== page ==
So the sun has set on New Day.

The first totally new national paper for three decades has closed shop after just nine weeks in production. It’s been a short time in the sun for the UK’s newest national and its demise has been met with a lack of surprise from its peers, some of whom predicted that it would have failed even without the overwhelming challenges presented by the digital age.

The valiant attempt to provide a balanced and positive view of the news failed to reach the circulation figures it hoped for and predicted. With aspirations at the outset of selling 200,00 copies, in reality its circulation was around 30,000 to 40,000.

As part of our role to be the eyes and ears of our clients, we read the major nationals, regionals and locals before the working day has even begun, and the reception in the office had been lukewarm to say the least, its arrival on the first day barely registered and prompted little conversation about how we felt about it, how it was pitched, what made it different.

Comment in our own industry ‘bible’, PR Week, claimed that the paper “did absolutely everything wrong” and should have learnt lessons from Independent spin-off i which has been hailed a success, taking the best of The Independent and creating a slicker ‘daily briefing’ rather than generating even more content.

New Day claimed to be aimed at the ‘time-poor’ and although it had a presence on social media, it had no real website – the go-to medium for on-the-go readers without the luxury of thumbing through printed pages for their daily news feed.  Instead a holding page directed readers to its social media or print edition.

On the day it announced its last print run, marketing manager for Trinity Mirror claimed that print wasn’t dead and that millions of people were still “going out of their way” to buy print titles and that these outlets were becoming victims a “printism” mainly stemming from the Soho-based media hub.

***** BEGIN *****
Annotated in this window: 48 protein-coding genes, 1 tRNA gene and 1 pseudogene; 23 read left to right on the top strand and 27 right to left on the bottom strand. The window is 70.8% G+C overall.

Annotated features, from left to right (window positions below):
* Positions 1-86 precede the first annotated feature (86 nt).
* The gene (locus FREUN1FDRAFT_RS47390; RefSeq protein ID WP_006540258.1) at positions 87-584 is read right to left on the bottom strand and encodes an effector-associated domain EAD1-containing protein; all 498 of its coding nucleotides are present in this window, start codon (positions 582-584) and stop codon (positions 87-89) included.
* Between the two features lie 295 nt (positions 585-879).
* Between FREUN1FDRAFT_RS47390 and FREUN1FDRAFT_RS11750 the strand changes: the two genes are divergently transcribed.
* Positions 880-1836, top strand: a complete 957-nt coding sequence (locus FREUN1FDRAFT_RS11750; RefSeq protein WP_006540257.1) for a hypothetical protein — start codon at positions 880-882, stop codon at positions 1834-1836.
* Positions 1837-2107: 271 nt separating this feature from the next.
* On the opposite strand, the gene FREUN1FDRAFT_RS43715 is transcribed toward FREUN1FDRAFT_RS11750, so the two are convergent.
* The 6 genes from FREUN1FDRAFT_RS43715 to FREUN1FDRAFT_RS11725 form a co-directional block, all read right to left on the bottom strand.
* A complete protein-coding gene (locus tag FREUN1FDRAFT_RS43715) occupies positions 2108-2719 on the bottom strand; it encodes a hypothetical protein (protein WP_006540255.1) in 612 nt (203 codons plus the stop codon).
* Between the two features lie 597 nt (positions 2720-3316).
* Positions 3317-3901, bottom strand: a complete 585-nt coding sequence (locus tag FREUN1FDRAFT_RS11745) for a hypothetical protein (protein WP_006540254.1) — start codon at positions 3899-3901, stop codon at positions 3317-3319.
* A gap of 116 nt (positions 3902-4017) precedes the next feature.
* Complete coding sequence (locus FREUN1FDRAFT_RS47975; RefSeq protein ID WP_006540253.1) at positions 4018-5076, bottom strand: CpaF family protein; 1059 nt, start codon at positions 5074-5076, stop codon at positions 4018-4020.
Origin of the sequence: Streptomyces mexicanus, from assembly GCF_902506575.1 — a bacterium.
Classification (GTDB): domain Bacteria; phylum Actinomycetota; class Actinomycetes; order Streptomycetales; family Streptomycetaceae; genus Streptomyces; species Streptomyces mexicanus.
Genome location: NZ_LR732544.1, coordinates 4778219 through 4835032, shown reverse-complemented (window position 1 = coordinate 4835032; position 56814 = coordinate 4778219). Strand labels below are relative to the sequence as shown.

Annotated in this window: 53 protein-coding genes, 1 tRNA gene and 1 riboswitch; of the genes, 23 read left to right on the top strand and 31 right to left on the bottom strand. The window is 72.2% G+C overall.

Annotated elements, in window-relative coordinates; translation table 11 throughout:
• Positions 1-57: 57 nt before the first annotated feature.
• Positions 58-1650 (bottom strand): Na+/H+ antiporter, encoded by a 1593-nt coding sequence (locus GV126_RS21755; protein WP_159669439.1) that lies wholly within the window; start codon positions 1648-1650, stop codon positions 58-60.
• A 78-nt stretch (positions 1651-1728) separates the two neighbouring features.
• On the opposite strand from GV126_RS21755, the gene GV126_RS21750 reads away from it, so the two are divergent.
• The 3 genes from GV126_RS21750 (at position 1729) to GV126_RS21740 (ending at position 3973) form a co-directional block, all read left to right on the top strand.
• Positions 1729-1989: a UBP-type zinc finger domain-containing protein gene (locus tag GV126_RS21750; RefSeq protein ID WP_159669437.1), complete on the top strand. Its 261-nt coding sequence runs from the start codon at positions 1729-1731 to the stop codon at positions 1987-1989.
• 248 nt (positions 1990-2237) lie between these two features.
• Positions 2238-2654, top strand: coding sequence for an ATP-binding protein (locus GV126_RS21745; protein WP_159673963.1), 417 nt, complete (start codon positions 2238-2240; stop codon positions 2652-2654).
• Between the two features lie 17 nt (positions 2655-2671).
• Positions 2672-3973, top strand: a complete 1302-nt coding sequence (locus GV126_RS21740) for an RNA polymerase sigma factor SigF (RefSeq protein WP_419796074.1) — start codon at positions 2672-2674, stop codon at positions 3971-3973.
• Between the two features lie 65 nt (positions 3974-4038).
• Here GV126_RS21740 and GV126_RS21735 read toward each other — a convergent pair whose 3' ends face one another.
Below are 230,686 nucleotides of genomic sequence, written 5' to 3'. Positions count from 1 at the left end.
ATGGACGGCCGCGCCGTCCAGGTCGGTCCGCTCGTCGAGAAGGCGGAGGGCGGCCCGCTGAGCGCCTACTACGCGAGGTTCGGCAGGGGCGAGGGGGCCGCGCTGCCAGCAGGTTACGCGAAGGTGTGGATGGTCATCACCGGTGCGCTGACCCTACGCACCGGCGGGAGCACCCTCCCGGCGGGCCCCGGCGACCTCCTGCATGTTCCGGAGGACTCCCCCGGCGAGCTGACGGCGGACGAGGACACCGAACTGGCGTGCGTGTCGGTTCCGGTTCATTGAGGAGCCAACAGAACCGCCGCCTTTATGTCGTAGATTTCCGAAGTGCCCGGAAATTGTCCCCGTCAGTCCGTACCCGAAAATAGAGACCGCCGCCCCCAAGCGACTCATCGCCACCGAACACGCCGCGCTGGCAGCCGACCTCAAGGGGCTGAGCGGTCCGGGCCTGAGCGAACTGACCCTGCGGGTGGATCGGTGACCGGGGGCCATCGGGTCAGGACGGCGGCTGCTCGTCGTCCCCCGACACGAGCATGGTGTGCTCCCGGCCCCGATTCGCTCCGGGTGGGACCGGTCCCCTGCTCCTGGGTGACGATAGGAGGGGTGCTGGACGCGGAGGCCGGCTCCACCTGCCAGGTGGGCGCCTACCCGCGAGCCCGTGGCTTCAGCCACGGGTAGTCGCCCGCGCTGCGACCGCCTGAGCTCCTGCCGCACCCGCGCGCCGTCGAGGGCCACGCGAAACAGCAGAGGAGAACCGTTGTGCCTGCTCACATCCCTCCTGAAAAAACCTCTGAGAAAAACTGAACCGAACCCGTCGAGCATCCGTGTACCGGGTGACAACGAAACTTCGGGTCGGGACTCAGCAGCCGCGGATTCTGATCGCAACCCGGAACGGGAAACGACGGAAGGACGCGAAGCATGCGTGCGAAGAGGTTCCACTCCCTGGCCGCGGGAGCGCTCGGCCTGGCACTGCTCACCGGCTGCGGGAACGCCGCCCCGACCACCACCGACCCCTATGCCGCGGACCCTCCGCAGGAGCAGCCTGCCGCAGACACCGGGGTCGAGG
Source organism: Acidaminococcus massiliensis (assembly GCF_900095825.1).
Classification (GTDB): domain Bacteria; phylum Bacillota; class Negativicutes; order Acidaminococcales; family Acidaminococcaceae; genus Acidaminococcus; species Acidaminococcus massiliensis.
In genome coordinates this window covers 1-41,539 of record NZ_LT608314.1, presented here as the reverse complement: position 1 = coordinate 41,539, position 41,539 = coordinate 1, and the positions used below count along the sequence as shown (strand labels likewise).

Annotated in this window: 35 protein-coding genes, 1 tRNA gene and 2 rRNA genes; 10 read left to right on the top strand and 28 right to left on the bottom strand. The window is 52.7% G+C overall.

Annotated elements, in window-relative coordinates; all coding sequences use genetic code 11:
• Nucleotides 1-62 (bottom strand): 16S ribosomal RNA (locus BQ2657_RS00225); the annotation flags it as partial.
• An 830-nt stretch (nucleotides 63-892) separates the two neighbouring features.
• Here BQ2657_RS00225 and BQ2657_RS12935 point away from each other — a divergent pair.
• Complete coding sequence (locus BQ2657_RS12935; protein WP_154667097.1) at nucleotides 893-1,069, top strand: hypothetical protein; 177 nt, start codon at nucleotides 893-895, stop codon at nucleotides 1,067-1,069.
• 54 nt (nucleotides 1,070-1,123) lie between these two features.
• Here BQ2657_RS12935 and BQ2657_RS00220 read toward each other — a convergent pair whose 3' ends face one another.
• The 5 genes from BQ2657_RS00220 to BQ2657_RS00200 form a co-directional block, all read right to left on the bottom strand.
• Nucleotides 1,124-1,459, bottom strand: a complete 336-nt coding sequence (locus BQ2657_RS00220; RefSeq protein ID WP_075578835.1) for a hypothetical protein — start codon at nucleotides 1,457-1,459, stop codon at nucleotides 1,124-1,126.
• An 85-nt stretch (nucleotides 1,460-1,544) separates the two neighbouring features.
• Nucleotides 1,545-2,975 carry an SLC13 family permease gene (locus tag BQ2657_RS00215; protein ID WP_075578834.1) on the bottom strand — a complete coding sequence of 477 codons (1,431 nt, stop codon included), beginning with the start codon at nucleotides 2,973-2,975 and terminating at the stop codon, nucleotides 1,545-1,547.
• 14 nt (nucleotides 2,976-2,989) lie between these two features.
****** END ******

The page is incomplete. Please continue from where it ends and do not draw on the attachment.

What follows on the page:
The concept was supposed to be a radical one, but did it fail to identify its audience? The printed format suggests an older demographic with traditional habits and more time on their hands, but the content had the more relaxed, lighter tone one would expect from more modern, fast-paced outlets, – referring to the Queen as ‘Her Maj’ is likely to rile the more traditional ‘readership’.

However, the paper’s editor, Alison Phillips, laid claim to some success: “The response over the 50 issues we have published has been extraordinary.

“I have never worked on a title with such engagement from readers. There clearly were many people who truly loved the idea of a different kind of newspaper which spoke to them. But the reality was we didn’t have enough of them on a daily basis.”

From this conclusion they can stand by their statement that ‘life is short, live it well’.